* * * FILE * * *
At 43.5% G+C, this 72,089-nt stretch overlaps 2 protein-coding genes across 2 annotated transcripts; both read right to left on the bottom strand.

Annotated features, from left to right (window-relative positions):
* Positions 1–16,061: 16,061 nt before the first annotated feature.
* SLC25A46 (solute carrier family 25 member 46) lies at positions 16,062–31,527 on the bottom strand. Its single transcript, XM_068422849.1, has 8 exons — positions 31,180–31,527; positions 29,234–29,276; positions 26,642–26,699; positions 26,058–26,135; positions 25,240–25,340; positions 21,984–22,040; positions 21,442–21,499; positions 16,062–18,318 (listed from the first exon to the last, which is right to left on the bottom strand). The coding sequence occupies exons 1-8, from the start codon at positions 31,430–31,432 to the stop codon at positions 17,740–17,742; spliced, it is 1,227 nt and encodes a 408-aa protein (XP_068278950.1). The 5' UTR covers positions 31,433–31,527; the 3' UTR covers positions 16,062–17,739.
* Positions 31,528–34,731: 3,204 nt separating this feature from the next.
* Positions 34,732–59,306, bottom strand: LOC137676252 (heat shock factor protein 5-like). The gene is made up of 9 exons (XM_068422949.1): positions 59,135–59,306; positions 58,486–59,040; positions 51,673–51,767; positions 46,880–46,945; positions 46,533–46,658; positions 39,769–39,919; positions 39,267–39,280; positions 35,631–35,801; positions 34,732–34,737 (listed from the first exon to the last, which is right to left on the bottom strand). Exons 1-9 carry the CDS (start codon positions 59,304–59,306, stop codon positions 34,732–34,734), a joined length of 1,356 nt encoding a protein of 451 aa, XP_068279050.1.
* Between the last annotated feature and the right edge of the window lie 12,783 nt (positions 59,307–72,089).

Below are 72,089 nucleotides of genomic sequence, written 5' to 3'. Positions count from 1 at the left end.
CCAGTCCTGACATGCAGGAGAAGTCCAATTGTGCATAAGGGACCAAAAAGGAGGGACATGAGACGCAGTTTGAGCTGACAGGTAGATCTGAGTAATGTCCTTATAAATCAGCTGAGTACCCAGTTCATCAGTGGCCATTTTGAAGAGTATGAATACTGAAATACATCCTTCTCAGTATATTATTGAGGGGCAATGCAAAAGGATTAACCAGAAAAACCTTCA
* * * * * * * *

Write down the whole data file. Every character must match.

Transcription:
At 43.5% G+C, this 72,089-nt stretch overlaps 2 protein-coding genes across 2 annotated transcripts; both read right to left on the bottom strand.

Annotated features, from left to right (window-relative positions):
* Positions 1–16,061: 16,061 nt before the first annotated feature.
* SLC25A46 (solute carrier family 25 member 46) lies at positions 16,062–31,527 on the bottom strand. Its single transcript, XM_068422849.1, has 8 exons — positions 31,180–31,527; positions 29,234–29,276; positions 26,642–26,699; positions 26,058–26,135; positions 25,240–25,340; positions 21,984–22,040; positions 21,442–21,499; positions 16,062–18,318 (listed from the first exon to the last, which is right to left on the bottom strand). The coding sequence occupies exons 1-8, from the start codon at positions 31,430–31,432 to the stop codon at positions 17,740–17,742; spliced, it is 1,227 nt and encodes a 408-aa protein (XP_068278950.1). The 5' UTR covers positions 31,433–31,527; the 3' UTR covers positions 16,062–17,739.
* Positions 31,528–34,731: 3,204 nt separating this feature from the next.
* Positions 34,732–59,306, bottom strand: LOC137676252 (heat shock factor protein 5-like). The gene is made up of 9 exons (XM_068422949.1): positions 59,135–59,306; positions 58,486–59,040; positions 51,673–51,767; positions 46,880–46,945; positions 46,533–46,658; positions 39,769–39,919; positions 39,267–39,280; positions 35,631–35,801; positions 34,732–34,737 (listed from the first exon to the last, which is right to left on the bottom strand). Exons 1-9 carry the CDS (start codon positions 59,304–59,306, stop codon positions 34,732–34,734), a joined length of 1,356 nt encoding a protein of 451 aa, XP_068279050.1.
* Between the last annotated feature and the right edge of the window lie 12,783 nt (positions 59,307–72,089).

Below are 72,089 nucleotides of genomic sequence, written 5' to 3'. Positions count from 1 at the left end.
CCAGTCCTGACATGCAGGAGAAGTCCAATTGTGCATAAGGGACCAAAAAGGAGGGACATGAGACGCAGTTTGAGCTGACAGGTAGATCTGAGTAATGTCCTTATAAATCAGCTGAGTACCCAGTTCATCAGTGGCCATTTTGAAGAGTATGAATACTGAAATACATCCTTCTCAGTATATTATTGAGGGGCAATGCAAAAGGATTAACCAGAAAAACCTTCA